Rabbit farmers to invest in pellet factory

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Rabbits

BY MTHANDAZO NYONI
THE Zimbabwe Commercial Rabbit Breeders Association (Zicorba) has engaged experts to help it produce own pellets to ward off the sharp rise in the cost of stockfeed

Zicorba president Regis Nyamakanga said that the pellet-making project, which will be launched this month and implemented in phases, was expected to slash the cost of rabbit feed by about 50%.

“We have assembled a team of experts to work with us in producing our own feed. The process will entail training our own people on feed formulation and mixing, engaging farmers to produce essential ingredients for the production of rabbit pellets and commissioning of the pellet making plant,” Nyamakanga said in a newsletter.

A medium-scale pellet-making machine has already been procured, he said, adding that more such machines would be imported soon and commissioned in different parts of the country to ensure that farmers have easy access to Zicorba pellets.

The Zicorba pellets are expected to hit the market in the next six to 12 months, Nyamakanga said.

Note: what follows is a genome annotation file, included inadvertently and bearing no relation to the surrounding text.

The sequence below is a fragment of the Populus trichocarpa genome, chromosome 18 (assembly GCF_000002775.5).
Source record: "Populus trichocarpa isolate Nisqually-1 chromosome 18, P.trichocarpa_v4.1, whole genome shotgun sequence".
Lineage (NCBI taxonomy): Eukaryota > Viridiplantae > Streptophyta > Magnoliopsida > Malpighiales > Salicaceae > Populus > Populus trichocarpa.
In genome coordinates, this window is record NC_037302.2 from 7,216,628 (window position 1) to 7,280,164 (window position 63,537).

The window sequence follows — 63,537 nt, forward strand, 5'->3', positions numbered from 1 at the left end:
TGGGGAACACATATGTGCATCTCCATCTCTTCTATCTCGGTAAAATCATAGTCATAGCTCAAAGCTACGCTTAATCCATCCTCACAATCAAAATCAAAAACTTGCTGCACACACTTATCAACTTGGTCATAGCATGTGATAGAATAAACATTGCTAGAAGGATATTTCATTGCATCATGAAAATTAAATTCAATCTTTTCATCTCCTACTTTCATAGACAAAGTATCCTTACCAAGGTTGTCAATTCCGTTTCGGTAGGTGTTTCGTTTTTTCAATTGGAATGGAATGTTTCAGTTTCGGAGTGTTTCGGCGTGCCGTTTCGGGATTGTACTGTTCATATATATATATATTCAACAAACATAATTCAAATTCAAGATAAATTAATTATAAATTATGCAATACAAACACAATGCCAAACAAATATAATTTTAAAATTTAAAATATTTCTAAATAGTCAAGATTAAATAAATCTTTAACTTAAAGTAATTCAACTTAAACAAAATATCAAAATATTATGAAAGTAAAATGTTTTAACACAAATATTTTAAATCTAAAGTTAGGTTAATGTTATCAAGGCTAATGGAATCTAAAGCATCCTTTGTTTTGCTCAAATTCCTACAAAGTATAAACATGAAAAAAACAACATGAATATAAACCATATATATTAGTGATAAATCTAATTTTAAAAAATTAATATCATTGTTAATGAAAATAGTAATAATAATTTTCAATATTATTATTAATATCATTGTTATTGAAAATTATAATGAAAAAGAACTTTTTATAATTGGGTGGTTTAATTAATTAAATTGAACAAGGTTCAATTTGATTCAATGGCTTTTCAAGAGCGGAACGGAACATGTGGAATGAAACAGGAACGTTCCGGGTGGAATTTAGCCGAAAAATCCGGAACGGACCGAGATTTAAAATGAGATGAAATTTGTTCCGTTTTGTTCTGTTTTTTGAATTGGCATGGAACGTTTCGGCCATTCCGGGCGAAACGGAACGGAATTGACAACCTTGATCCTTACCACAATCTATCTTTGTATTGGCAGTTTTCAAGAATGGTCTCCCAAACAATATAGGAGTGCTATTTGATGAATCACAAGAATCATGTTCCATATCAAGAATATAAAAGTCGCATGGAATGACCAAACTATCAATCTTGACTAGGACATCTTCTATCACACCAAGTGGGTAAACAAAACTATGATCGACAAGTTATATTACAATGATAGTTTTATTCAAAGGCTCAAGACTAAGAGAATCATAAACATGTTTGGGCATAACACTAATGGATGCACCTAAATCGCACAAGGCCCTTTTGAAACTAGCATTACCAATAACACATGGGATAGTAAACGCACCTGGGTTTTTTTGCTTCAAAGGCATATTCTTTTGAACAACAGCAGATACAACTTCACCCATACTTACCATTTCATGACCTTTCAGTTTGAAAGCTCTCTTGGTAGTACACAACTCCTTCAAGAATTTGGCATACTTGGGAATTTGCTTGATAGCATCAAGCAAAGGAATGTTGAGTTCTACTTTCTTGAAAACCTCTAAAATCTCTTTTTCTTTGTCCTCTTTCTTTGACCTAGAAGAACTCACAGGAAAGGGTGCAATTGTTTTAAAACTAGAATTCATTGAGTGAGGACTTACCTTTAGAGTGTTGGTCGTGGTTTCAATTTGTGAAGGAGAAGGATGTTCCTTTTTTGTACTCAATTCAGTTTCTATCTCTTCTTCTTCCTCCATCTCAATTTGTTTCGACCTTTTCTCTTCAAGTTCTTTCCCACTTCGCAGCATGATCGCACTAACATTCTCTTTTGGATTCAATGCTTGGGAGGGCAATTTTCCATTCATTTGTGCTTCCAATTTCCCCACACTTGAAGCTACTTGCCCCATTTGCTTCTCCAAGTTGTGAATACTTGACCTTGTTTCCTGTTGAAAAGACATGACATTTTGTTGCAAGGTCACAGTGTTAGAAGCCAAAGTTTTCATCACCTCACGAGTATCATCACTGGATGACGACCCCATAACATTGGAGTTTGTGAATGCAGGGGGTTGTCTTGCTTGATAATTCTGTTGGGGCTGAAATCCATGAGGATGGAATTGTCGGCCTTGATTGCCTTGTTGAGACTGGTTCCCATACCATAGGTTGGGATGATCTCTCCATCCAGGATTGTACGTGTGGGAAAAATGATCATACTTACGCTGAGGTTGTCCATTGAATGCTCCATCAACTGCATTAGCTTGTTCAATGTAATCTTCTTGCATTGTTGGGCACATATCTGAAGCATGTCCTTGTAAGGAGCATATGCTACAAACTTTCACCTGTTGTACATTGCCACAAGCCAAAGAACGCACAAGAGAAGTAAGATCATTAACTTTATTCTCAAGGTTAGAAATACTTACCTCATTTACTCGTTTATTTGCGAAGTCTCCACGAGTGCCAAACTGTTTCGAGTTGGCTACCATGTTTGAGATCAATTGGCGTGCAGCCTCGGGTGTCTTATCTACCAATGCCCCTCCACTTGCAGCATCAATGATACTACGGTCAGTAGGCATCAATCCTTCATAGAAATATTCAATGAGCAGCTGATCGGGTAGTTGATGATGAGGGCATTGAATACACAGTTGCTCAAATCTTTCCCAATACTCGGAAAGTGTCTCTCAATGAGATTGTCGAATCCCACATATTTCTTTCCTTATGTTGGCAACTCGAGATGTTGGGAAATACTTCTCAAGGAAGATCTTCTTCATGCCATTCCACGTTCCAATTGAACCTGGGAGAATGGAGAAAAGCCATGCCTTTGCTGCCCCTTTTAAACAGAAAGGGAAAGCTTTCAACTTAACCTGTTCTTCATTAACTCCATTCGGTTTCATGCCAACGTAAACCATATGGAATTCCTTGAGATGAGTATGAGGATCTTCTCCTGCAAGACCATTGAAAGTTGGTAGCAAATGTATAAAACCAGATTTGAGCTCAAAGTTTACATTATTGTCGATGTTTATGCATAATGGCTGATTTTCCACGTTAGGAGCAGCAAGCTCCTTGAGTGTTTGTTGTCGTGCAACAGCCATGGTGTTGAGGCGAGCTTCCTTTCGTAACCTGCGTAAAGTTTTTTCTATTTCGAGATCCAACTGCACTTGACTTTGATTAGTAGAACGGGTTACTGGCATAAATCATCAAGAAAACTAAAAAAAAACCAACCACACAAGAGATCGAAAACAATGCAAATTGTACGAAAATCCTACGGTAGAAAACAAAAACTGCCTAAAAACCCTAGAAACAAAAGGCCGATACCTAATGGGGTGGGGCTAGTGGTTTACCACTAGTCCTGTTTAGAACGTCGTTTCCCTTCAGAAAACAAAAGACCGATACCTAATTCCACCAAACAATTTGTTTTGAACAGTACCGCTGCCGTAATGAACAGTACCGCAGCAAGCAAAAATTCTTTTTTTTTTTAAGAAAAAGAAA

“The prices of rabbit pellets have shot up in recent months and the situation is threatening to drive many farmers out of business. As a representative body of rabbit farmers, we could not allow this to go unchecked. We had to take action,” he said.

Feed account for about 70% of the cost of rabbit production. Other input costs include cages, medicines, breeding stock and labour, the prices of which have also been on a rise for several months making rabbit production less competitive compared to other types of livestock.

“In view of the sharp rise in cost of production, Zicorba had to devise ways to temporarily manage the situation. This included negotiating for price discounts with leading stockfeed companies  such as Agrifoods, Capital Foods, National Foods and Hyperfeed.”

“We are also about to finalise a deal with GAIN, a leading distributor of stockfeed, for our farmers to access rabbit pellets at a discount from their 166 branches dotted across the country. While these measures bring relief to our farmers, we are acutely aware that this is not sustainable. We need a lasting solution to the persistent increases in the cost of rabbit feed hence the plan to produce our own rabbit pellets,” he said.

Nyamakanga said by producing own feed, the organisation was aiming to lower the cost of production by about 30 to 50% and in turn enable rabbit meat to compete effectively with other types of meat such as pork, fish, chicken and beef.

More than one million tonnes of rabbit meat are consumed worldwide per year, accounting for about US$7,5 billion in revenue.

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